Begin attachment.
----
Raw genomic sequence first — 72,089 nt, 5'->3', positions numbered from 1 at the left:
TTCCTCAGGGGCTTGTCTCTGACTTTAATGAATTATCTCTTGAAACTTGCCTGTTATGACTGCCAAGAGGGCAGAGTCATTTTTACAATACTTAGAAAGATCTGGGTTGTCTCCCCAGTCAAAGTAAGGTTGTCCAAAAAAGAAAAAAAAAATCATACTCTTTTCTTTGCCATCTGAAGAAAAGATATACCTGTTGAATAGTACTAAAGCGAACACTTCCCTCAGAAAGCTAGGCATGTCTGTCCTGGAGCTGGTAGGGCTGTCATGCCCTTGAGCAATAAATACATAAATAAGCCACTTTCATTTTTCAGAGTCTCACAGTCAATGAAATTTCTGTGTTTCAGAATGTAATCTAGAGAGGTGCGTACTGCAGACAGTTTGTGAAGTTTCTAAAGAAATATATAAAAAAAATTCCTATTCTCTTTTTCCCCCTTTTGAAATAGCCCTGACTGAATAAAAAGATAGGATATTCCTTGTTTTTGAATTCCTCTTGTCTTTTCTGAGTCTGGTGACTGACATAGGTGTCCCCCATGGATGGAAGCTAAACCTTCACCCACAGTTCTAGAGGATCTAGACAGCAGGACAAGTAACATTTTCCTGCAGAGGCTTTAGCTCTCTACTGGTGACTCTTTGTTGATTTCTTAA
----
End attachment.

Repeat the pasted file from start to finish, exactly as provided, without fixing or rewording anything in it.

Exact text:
Raw genomic sequence first — 72,089 nt, 5'->3', positions numbered from 1 at the left:
TTCCTCAGGGGCTTGTCTCTGACTTTAATGAATTATCTCTTGAAACTTGCCTGTTATGACTGCCAAGAGGGCAGAGTCATTTTTACAATACTTAGAAAGATCTGGGTTGTCTCCCCAGTCAAAGTAAGGTTGTCCAAAAAAGAAAAAAAAAATCATACTCTTTTCTTTGCCATCTGAAGAAAAGATATACCTGTTGAATAGTACTAAAGCGAACACTTCCCTCAGAAAGCTAGGCATGTCTGTCCTGGAGCTGGTAGGGCTGTCATGCCCTTGAGCAATAAATACATAAATAAGCCACTTTCATTTTTCAGAGTCTCACAGTCAATGAAATTTCTGTGTTTCAGAATGTAATCTAGAGAGGTGCGTACTGCAGACAGTTTGTGAAGTTTCTAAAGAAATATATAAAAAAAATTCCTATTCTCTTTTTCCCCCTTTTGAAATAGCCCTGACTGAATAAAAAGATAGGATATTCCTTGTTTTTGAATTCCTCTTGTCTTTTCTGAGTCTGGTGACTGACATAGGTGTCCCCCATGGATGGAAGCTAAACCTTCACCCACAGTTCTAGAGGATCTAGACAGCAGGACAAGTAACATTTTCCTGCAGAGGCTTTAGCTCTCTACTGGTGACTCTTTGTTGATTTCTTAA